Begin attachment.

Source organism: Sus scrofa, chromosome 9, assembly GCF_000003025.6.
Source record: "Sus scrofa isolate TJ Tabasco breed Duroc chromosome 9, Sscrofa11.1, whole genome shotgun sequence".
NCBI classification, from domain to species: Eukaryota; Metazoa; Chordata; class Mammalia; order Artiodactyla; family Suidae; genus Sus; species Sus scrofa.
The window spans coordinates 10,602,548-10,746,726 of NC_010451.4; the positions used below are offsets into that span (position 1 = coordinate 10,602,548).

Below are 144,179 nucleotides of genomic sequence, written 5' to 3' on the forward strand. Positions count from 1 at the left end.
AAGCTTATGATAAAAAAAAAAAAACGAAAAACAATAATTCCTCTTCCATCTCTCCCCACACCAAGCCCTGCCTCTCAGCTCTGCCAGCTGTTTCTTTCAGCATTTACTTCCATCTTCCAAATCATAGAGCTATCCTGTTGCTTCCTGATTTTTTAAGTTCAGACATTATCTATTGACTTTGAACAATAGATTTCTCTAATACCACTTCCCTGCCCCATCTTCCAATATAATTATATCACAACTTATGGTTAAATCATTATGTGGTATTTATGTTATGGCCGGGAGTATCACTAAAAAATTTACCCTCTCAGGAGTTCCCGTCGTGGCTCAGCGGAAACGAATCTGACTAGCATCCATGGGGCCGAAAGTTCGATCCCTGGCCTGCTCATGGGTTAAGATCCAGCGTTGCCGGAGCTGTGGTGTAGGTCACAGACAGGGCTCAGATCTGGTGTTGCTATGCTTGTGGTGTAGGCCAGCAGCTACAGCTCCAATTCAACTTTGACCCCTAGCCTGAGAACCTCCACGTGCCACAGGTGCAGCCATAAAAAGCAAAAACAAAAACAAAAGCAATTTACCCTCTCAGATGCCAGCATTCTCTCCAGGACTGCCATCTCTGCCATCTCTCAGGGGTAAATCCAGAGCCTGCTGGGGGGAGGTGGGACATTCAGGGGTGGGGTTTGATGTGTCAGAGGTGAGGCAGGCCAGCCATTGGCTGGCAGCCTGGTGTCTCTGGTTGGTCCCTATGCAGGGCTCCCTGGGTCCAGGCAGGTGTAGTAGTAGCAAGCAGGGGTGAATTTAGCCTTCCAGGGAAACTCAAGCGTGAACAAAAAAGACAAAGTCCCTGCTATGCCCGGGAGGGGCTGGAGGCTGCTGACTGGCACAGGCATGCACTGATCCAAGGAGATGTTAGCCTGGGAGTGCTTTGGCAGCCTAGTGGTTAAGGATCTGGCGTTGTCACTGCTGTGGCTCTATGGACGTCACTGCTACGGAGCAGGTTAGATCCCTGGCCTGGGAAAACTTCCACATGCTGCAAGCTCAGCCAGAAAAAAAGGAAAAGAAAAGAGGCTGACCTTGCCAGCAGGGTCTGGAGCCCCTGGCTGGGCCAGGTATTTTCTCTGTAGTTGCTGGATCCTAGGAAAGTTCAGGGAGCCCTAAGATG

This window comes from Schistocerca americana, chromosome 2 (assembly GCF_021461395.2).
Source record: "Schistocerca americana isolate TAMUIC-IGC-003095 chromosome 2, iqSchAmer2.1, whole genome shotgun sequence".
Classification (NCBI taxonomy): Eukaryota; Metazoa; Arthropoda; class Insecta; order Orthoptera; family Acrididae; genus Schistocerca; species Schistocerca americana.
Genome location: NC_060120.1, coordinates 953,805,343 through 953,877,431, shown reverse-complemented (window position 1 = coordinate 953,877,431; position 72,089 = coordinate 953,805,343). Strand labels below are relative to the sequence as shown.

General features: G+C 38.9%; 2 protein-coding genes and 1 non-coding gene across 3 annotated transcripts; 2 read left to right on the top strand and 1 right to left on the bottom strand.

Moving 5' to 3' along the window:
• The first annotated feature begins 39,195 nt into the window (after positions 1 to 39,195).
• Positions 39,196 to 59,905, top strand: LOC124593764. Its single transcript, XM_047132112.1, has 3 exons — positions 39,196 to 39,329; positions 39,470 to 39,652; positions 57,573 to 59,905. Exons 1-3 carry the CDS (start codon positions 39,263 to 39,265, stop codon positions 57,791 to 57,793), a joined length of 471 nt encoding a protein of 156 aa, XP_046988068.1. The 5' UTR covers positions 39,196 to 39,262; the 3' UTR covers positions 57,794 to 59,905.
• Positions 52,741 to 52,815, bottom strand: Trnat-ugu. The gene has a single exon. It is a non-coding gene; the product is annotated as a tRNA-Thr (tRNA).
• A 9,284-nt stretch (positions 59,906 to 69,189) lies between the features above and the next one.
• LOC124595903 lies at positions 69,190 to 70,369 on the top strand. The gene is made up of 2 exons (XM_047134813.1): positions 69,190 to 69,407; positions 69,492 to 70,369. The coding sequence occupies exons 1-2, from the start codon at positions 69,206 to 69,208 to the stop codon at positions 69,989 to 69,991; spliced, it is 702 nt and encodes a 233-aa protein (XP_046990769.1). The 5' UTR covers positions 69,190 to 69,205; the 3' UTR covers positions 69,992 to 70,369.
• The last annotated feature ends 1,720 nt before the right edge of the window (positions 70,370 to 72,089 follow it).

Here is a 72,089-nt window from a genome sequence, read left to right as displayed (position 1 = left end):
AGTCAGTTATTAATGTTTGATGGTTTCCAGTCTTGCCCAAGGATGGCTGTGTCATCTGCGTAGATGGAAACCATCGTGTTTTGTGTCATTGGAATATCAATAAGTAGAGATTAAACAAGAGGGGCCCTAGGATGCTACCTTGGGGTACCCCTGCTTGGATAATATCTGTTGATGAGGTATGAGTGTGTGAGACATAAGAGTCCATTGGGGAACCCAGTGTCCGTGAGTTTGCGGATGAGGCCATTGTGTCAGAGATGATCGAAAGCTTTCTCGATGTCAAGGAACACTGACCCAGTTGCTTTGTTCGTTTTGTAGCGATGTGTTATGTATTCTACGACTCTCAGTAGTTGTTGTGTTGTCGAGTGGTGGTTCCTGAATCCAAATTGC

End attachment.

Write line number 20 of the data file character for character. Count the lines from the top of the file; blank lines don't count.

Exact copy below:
AGTCAGTTATTAATGTTTGATGGTTTCCAGTCTTGCCCAAGGATGGCTGTGTCATCTGCGTAGATGGAAACCATCGTGTTTTGTGTCATTGGAATATCAATAAGTAGAGATTAAACAAGAGGGGCCCTAGGATGCTACCTTGGGGTACCCCTGCTTGGATAATATCTGTTGATGAGGTATGAGTGTGTGAGACATAAGAGTCCATTGGGGAACCCAGTGTCCGTGAGTTTGCGGATGAGGCCATTGTGTCAGAGATGATCGAAAGCTTTCTCGATGTCAAGGAACACTGACCCAGTTGCTTTGTTCGTTTTGTAGCGATGTGTTATGTATTCTACGACTCTCAGTAGTTGTTGTGTTGTCGAGTGGTGGTTCCTGAATCCAAATTGC